According to Dr. Kristen Mark, Laura Vowels and Dr. Sarah Hunter Murray, those with an avoidant attachment style tend to be self-reliant, avoid closeness, and possess less need for intimacy (thereby lowering the desire for sexual contact). Is your boyfriend perhaps of this particular attachment type?

Here’s a test from Psychology Today that helps you identify your relationship attachment style.

4. Distractibility or A Lot of Solitary Pleasure

Sex is often at its best when partners are fully present, mindful, and in the moment with each other. Some guys are easily distracted or don’t view sex as a priority.

Instead, they may be focused on work, overwhelmed with stress, struggling with racing thoughts related to anxiety or attention-deficit disorders, or worried about sexual performance. So, they’re “up in their heads.”

Recent studies report that millennials are having less sex than other age cohorts.

Photo of a man in bed by himself

Studies have shown that too much masturbation can affect sexual desire.

Anthropologist Helen Fisher, who co-directs Match.com’s annual Singles in America survey, said that this generation is more focused on career and other life goals, and more cautious about relationships. Fisher points out that technology has caused a form of cognitive overload with all the choices available on dating apps (causing platforms like Netflix and video games to be more viable alternatives to personal relationships until they find themselves a truly compatible life partner).

In a recent study, researchers Maria Manuela Peixoto, Tiago José Pereira, and Paulo Machado sought to uncover reasons behind sexual desire discrepancy across all sexual orientations. They found gay men in coupled relationships reported higher solitary sexual desire than other groups (garnering support that gay men appear to be more motivated to be sexual either alone or with a partner).

This demonstrates perhaps that men in relationships where there has been a decline in partner sex may be seeking sexual fulfillment in solitary pleasuring sessions through masturbation, either via fantasy or by viewing pornography. Consistent masturbation with orgasm may potentially diminish desire.

5. Miscommunication, Low Self-Esteem, or Internalized Homophobia

For many people, it can be difficult to talk about sex. We’ve grown up in a culture that’s been very sex-negative and repressive; therefore, many guys may find it challenging to open up about their specific sexual needs.

Mot of us have what’s called an individual erotic template, which constitutes our sexual needs, turn-ons, and fantasies, and a couple sexual style. Do you and your boyfriend have compatible sexual styles and erotic templates?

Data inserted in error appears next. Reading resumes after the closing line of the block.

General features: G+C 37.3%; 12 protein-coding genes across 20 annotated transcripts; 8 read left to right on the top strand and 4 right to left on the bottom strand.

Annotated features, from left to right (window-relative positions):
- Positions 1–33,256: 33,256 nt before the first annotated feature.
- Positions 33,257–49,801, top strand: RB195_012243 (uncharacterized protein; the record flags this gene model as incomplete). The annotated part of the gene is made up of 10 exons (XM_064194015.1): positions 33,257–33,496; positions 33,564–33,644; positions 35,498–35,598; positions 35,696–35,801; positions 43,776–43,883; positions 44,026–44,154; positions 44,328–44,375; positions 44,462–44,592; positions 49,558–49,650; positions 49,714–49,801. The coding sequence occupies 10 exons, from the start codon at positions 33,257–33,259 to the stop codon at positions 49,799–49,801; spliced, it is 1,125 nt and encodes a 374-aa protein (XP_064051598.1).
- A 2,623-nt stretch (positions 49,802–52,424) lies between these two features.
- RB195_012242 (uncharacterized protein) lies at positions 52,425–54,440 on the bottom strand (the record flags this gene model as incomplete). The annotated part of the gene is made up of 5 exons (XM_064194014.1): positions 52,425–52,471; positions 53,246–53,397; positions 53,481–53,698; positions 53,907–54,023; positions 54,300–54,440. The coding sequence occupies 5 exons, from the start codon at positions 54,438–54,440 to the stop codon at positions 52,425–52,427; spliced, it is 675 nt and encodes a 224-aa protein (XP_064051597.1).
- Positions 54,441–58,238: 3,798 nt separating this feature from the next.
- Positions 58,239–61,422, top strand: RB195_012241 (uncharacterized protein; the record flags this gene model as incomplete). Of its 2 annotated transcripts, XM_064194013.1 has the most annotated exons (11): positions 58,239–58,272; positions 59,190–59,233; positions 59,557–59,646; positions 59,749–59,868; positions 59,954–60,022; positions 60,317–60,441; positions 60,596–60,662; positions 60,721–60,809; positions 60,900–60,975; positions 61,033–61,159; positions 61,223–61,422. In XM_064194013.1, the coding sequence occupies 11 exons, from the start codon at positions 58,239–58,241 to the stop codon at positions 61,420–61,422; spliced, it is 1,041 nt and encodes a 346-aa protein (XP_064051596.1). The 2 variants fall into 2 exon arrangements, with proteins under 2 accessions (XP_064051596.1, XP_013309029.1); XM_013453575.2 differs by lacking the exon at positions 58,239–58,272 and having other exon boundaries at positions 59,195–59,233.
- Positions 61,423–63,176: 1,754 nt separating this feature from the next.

Photo of a sad man

Maybe your boyfriend or husband lacks confidence and is scared to share his sexual desires with you.

Perhaps he’s afraid to share with you what he likes, and this discomfort causes him to distance himself from you. Perhaps he’s feeling bored and is too afraid to share with you what he’d really like to experience. Strengthening your sexual communication abilities can go a long way toward bridging the gap.

In terms of low self-esteem and internalized homophobia, for those men who are still struggling to come to terms with their identity as gay, their desire to be sexual can vacillate in an approach-avoid pattern as they grapple with their conflictual desires and behavior.

Low self-esteem can also wreak havoc on sexuality when one lacks confidence, has depression, or experiences performance anxiety.

6. Infidelity

Infidelity should be the last thing you consider. Much has been written about signs that your partner is cheating. However, without actual proof, you should tread lightly before jumping to conclusions.

Photo of a man taking off his wedding ring

Infidelity could be a reason your partner is pulling away sexually, but don’t jump to conclusions. You need proof.

Sexual issues and challenges tend to be multidimensional and multicausal, and I recommend that you seek the services of a trained, licensed therapist who specializes in relationships and sexuality to assist you with assessment and intervention.

Never Underestimate the Positive Impact That Talking With Your Partner Can Have

Communicating with your partner about your concerns is always a requisite skill, and with compassion and understanding, you and your partner will be able to identify factors that might be impinging upon your relationship.

Then you can craft a vision together for your ideal relationship that can become the foundation for a satisfying partnership for many years to come.